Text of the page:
Is mushroom a protein or carbohydrate?

Quick Answer

Mushrooms are considered neither a protein nor a carbohydrate. They are fungi that contain a moderate amount of protein and carbs. Mushrooms get their nutrition from absorbing organic matter, which is why they don’t fit neatly into either macronutrient category.

What Are Mushrooms?

Mushrooms are fungi that belong to the scientific phyla Basidiomycota and Ascomycota. There are thousands of species of mushroom that grow in a variety of shapes, sizes and colors. Common types of mushrooms include white, cremini, portobello, oyster, shiitake and maitake.

Mushrooms are composed of mycelium, which is a mass of threadlike cells called hyphae. The mycelium makes up the main body of the mushroom that grows underground. Mushrooms also produce a fruit body that protrudes above the ground and is the visible portion that is collected for consumption.

The fruit body of mushrooms contains the cap, gills and stipe. The cap protects the gills where microscopic spores are produced. These spores allow mushrooms to reproduce.

How Do Mushrooms Get Their Nutrition?

Unlike plants, mushrooms cannot produce their own food through photosynthesis. Instead, mushrooms are saprotrophic organisms, meaning they absorb nutrients from decaying organic matter in the environment.

The mycelium of mushrooms releases digestive enzymes that decompose dead or living material in the soil, including leaves, wood and animal waste. This provides the fungus with nitrogen, phosphorus, trace minerals and various compounds to support growth.

Mushrooms contain 83–92% water by weight. The remaining dry matter provides proteins, fats, carbohydrates, fiber, vitamins and minerals. However, the nutritional content of mushrooms can vary greatly depending on the species, growth medium, stage of development, sunlight exposure, and preparation method.

Macronutrients in Mushrooms

The three primary macronutrients found in foods are protein, carbohydrates and fat. Here is the macronutrient breakdown of raw mushrooms (3):

Macronutrient Amount in 100g Raw Mushrooms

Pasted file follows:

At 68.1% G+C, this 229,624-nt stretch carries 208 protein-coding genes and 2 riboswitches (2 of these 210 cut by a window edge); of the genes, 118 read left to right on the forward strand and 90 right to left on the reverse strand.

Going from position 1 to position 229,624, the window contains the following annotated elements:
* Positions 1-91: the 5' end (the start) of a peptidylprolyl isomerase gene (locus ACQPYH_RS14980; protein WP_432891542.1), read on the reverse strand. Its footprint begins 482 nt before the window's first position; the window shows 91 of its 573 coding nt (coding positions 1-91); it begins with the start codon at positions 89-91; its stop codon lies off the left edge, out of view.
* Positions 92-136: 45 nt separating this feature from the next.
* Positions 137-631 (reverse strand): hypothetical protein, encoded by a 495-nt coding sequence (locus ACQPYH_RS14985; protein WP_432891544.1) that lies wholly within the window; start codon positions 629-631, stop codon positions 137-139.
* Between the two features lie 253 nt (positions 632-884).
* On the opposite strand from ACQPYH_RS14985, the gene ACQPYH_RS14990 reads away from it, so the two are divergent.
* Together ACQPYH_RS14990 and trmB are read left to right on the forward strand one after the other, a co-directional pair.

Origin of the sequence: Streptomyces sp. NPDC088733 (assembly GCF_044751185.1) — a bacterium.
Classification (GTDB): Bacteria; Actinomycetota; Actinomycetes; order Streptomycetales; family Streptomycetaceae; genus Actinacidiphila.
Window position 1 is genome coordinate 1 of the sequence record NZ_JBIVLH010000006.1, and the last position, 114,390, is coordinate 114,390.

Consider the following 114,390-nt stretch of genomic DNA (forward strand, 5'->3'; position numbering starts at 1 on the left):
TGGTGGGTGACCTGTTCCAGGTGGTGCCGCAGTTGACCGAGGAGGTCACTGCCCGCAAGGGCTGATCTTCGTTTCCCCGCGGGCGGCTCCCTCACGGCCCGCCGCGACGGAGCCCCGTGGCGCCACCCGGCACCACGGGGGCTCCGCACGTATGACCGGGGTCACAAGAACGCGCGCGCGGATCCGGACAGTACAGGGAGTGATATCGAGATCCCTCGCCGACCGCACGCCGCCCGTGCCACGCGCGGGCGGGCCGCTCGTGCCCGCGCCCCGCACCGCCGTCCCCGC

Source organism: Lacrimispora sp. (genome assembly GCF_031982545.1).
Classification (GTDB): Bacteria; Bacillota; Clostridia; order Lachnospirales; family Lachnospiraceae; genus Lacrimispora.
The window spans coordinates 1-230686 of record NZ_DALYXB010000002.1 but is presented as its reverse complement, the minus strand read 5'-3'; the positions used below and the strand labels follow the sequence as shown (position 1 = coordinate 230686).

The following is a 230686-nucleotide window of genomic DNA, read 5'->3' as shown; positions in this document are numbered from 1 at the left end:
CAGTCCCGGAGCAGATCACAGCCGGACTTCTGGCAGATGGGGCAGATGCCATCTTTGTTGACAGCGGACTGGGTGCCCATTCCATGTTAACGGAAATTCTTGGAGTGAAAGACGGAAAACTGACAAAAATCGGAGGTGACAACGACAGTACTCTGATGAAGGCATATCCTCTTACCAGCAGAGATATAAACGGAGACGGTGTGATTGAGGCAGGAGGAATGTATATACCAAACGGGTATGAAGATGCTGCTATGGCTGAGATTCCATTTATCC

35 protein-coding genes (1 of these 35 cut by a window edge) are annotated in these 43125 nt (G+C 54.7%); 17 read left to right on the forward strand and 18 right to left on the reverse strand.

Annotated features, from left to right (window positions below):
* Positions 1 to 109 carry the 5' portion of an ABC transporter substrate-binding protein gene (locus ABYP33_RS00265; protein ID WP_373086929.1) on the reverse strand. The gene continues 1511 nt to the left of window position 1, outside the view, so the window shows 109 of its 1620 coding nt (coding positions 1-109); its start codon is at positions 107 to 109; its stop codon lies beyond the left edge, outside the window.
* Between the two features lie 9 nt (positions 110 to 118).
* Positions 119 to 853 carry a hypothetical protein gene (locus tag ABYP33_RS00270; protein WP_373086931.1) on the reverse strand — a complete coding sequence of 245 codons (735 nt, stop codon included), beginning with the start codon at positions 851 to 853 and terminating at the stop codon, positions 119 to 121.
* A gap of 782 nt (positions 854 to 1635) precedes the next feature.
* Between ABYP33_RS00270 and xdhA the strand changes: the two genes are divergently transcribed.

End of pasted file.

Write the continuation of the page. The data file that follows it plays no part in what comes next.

Protein 2.5–4.3 g
Carbohydrates 3.0–8.4 g
Fiber 0.7–2.4 g
Sugars 0.8–3.0 g
Fat 0.3–0.8 g

As you can see, mushrooms contain a moderate amount of both protein and carbs. They have low fat and are considered a nutrient-dense, low-calorie food.

Are Mushrooms a Protein?

Although mushrooms contain protein, they are not considered a high-protein food. Most fungi provide about 2–5% of dry weight as protein (1).

Here are some points on the protein content of mushrooms:

– Protein makes up 19–35% of the dry weight of mushrooms (4).

– The protein in mushrooms contains all nine essential amino acids. However, some amino acids are found in only trace amounts.

– Mushrooms contain less protein than animal products and legumes. Compared to other vegetables, they provide a moderate protein amount.

– The protein in mushrooms has lower digestibility compared to most plant and animal-based proteins.

– Mushroom protein is considered of higher quality than other vegetables, but less than milk, eggs, meat and legumes.

So in summary, mushrooms do contain a moderate amount of complete protein with lower bioavailability than most sources. While they can contribute to your daily protein intake, they are not considered a high protein food.

Are Mushrooms a Carbohydrate?

Like protein, mushrooms contain a moderate amount of carbohydrates:

– Raw mushrooms provide around 3–8 grams of carbs per 100 grams.

– Most of the carbs in mushrooms come from chitin, glycogen and mannitol. Chitin accounts for up to 80–90% of the total polysaccharides.

– Mushrooms contain both simple sugars like glucose and fructose, as well as complex carbs like starch and fiber. The fiber content ranges from 7–24% of dry weight.

– The carb content is affected by mushroom strain, growth phase, processing method and cooking techniques.

– Mushrooms have a glycemic index of 10 and glycemic load of 1, making them an optimal low-carb vegetable.

Based on their macronutrient profile, mushrooms would not be categorized specifically as a high-carb food. They provide a moderate amount of total carbohydrates and fiber compared to other vegetables.

Other Nutrients in Mushrooms

Aside from protein and carbs, mushrooms also provide a variety of micronutrients:

– Mushrooms are low in fat and high in water content. The fat content ranges from 0.3–0.8g per 100g.

– Mushrooms contain B vitamins like riboflavin, niacin, pantothenic acid, and folate. Some types provide high amounts of vitamin D.